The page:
Exploitation Of Workers By Nail Salon Owners Demands Law Makers Attention

Exploitation Of Workers By Nail SalonIn a heart rending and one of the best pieces of investigative reporting, the New York Times writer Sarah Maslin Nir turned the torchlight on workers in the nail salon industry.

Nir’s report brought media attention to the poor conditions under which workers have worked for years and continue to endure until now in the nail salon industry.

She noted that employees worked long hours between 10-12 hours shift under sweat shop conditions tantamount to modern day slavery.

She cited instances where some workers were unpaid while many were paid below the minimum wages. Abuse and discrimination of workers are also rampant in the industry, her report also revealed.

“Workers endure all manner of humiliation, including having their tips docked as punishment for minor transgressions, constant video monitoring by owners, even physical abuse. Employers are rarely punished for labor and other violations,” noted Nir.

The fact is low barriers to entry, little startup cost, and little or no supervision have accounted for the rise and the rapid spread of nail salons all over the United States. Data have shown that over 17,000 are currently in operation, most of which are owned by Korean and Chinese.

It is reported that in New York State there are over 5000 licensed salon operators and in New York City alone there are over 2000. However, there are only 27 salon inspectors for the entire state which therefore means little supervision, if any.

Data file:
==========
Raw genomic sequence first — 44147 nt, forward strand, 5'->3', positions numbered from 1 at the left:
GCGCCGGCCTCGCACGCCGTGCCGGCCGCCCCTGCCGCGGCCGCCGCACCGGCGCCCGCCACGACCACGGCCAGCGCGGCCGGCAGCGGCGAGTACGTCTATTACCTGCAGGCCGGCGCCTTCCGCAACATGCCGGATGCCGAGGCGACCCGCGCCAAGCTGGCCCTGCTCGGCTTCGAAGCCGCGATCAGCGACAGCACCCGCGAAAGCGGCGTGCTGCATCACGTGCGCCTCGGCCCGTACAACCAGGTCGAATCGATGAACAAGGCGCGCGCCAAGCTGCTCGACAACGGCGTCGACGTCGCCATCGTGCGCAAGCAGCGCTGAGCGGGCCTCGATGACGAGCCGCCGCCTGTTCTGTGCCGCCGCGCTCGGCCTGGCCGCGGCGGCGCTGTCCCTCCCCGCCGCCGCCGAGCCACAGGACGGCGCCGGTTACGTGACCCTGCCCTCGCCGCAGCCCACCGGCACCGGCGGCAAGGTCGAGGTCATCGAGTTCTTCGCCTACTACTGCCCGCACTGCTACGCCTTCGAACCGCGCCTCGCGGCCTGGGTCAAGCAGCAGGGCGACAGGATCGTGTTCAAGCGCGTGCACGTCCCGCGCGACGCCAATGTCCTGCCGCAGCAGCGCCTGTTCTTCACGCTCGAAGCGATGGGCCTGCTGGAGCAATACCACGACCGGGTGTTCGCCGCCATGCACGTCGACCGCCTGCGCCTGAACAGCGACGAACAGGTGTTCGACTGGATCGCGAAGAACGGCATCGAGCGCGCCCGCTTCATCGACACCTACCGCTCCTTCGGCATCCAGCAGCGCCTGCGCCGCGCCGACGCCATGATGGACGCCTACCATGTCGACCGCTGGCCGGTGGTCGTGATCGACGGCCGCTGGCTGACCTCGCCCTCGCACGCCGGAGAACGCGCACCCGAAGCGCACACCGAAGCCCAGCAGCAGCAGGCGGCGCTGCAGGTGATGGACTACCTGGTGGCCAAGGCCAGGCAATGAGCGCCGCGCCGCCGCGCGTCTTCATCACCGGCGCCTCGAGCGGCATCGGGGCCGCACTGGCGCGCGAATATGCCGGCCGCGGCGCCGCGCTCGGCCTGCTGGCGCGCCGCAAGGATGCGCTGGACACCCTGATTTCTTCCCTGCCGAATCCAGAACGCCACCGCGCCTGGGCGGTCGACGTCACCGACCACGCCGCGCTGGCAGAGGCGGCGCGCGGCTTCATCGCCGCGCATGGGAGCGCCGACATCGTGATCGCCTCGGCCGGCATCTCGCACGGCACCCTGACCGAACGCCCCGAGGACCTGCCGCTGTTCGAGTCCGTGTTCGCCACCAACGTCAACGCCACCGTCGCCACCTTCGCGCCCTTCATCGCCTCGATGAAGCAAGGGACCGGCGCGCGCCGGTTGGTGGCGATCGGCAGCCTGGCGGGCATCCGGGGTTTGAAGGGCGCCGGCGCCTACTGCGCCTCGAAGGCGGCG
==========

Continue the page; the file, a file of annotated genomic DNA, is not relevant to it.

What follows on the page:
In fact, many of these nail salons operate under unhygienic conditions as owners seek to cut cost and cream off money for themselves even at the expense of workers’ well-being.

Nir further noted, “Lawsuits filed in New York courts allege a long list of abuses: the salon in East Northport, N.Y., where workers said they were paid just $1.50 an hour during a 66-hour work week; the Harlem salon that manicurists said charged them for drinking the water, yet on slow days paid them nothing at all; the minichain of Long Island salons whose workers said they were not only underpaid but also kicked as they sat on pedicure stools, and verbally abused.”

That said, consumers also have reason to fear the use of some of these nail salons, report suggests that:

  • When the Department of State inspected New York’s salons from 2008 to 2012, they found a majority — 56 percent — to be in violation of health and safety rules.
  • Customers have been infected with hepatitis and staph infections due to unclean conditions in nail salons.
  • Nearly 75 percent of nail salons in the U.S. don’t comply with standards for disinfecting nail equipment. This includes reusing nail files and failing to sanitize foot baths.

The truth is unless law makers act to protect consumers and employees the unscrupulous behavior of nail salon owners will continue to be a blight on the nail industry and the society will be poorer for it.

Yvad Billings, Readers Bureau, Fellow

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